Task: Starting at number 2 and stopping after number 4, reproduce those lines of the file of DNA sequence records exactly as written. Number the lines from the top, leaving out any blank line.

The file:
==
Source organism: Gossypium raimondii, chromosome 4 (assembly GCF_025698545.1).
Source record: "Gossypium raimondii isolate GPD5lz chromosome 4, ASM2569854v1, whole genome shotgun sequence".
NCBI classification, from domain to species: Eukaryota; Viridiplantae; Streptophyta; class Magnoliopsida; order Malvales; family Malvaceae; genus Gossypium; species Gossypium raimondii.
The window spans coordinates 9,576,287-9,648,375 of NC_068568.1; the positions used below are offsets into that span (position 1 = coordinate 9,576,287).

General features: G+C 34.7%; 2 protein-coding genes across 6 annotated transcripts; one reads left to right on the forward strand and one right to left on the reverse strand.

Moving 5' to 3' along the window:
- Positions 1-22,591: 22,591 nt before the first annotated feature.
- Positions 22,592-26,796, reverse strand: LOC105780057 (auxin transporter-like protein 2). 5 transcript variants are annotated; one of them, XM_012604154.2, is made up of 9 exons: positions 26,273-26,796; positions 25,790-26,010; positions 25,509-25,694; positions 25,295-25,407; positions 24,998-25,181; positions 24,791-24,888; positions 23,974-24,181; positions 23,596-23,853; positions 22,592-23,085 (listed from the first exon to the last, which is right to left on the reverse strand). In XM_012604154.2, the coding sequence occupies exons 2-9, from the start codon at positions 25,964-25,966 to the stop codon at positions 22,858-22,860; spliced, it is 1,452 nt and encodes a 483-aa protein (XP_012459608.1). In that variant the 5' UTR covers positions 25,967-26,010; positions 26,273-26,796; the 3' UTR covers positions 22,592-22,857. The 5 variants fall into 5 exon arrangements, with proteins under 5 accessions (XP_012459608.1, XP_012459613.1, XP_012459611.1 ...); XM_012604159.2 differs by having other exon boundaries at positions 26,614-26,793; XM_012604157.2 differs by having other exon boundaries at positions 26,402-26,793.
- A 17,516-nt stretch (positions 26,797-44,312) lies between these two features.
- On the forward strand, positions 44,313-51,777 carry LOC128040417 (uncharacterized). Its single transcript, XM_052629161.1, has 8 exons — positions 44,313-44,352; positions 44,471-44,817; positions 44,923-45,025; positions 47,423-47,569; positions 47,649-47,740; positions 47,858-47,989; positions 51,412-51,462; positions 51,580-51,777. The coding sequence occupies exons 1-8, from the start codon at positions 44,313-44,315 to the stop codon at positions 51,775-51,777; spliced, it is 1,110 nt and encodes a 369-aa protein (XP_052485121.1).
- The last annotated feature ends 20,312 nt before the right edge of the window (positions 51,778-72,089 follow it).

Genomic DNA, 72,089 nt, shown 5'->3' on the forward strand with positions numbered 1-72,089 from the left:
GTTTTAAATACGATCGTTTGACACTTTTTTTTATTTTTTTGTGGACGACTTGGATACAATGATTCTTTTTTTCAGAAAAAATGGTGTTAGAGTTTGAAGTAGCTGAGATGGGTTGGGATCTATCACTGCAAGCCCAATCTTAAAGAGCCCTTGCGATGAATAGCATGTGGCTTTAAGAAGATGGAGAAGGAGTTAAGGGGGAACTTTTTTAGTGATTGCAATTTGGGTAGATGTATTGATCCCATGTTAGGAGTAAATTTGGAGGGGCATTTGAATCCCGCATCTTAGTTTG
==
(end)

Source record: "Gossypium raimondii isolate GPD5lz chromosome 4, ASM2569854v1, whole genome shotgun sequence".
NCBI classification, from domain to species: Eukaryota; Viridiplantae; Streptophyta; class Magnoliopsida; order Malvales; family Malvaceae; genus Gossypium; species Gossypium raimondii.
The window spans coordinates 9,576,287-9,648,375 of NC_068568.1; the positions used below are offsets into that span (position 1 = coordinate 9,576,287).